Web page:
Letter from the Editor, Issue #2

It seems, ladies and gentlemen, that I’ve finally found it. I didn’t need a map, no one told me where to look, and I honestly didn’t even know I was looking for it, but I found myself in a rut. Maybe not so much a rut, but whatever it is that everyone ends up running into that’s a real eye-opener, something that tells you Hey, things don’t get to stay so easy. It’s the experience where you graduate on time, you got “lucky” and got a job right out of college, and all of a sudden you don’t have time for anything, that “lucky” job wasn’t paying you as much as you thought it would, and your not-impressive-but-decent body suddenly grows a beer belly.

That was my life a handful of weeks ago. I overworked myself to try and make the money I thought I’d be taking home, come home too exhausted to take care of myself, and just sat at the computer–not working on anything useful or productive like, oh I don’t know, finishing up Issue #2 of a certain zine, but binging on online games, or watching T.V. show after T.V. show. The ironic part was I also got addicted to hearing Gorilla Biscuits “Start Today,” each day on the way home. Maybe it helped get this show on the road? But anyways, there I was, sitting on my ass, smashing away at the keyboard, and I look over my side to see the full-length mirror on the wall, and the pale blob of a gut covering my crotch and said out loud, “What the fuck.” Not to mention no one likes living with someone who only focuses on getting to level 100 or doing your raids for the week. So fuck it, I quit. And by quit, I meant what that Gorilla guy meant. I’m gonna start today.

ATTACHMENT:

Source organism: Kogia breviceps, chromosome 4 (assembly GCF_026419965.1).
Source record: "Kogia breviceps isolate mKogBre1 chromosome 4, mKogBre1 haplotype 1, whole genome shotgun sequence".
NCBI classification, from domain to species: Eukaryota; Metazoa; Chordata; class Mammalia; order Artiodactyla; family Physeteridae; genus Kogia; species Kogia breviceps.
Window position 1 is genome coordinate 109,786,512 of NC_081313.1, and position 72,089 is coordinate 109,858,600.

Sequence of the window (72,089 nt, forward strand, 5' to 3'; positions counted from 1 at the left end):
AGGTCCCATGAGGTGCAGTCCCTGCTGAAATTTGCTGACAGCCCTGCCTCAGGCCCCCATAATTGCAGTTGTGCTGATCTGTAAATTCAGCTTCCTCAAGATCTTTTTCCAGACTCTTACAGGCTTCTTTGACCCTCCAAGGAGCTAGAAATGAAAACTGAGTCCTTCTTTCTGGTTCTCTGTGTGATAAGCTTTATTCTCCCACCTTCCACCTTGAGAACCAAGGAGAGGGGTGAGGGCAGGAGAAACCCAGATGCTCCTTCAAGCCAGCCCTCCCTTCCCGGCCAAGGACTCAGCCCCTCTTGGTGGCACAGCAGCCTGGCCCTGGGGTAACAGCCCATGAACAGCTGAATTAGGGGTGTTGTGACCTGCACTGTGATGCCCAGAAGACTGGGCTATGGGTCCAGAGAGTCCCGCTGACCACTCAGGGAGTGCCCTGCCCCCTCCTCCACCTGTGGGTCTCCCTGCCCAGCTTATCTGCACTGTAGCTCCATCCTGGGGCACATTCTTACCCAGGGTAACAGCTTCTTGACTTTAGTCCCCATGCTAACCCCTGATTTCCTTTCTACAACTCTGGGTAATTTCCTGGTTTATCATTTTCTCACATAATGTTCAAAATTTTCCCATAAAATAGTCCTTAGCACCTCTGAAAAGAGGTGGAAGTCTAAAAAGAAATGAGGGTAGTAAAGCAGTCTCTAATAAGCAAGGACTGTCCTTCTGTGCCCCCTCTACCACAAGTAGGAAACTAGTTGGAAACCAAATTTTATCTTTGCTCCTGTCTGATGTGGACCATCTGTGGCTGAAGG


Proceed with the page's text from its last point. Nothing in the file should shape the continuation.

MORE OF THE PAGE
Obviously not today-today, cause you’re reading this, I hope. My descent into gluttony and laziness, and my subsequent recovery from it are the reason why you’re reading this in January, and not the previous July. I hit that rut, and I’m crawling out of it. I may not be where I was before I fell in, but I’m getting there. And I’ll keep the stories coming.

Before I knew for sure I’d be continuing the zine after my Capstone, I received a lot of support from friends, friends of friends, and family, and said something like “as long as people are there to help me out and bring content to the table, I’ll keep putting this all together,” because I truly enjoy it. Unlike getting your warlock to level 100, or getting the most KBs, this is one of the most rewarding things I’ve done in my life. It means something to me and helps us be better people. Not just me, but for everyone who helps out, who creates material, and everyone who reads the zine. We’re contributing to the skills and confidence of artists with real passions, who want to share their work with the world, and improve themselves.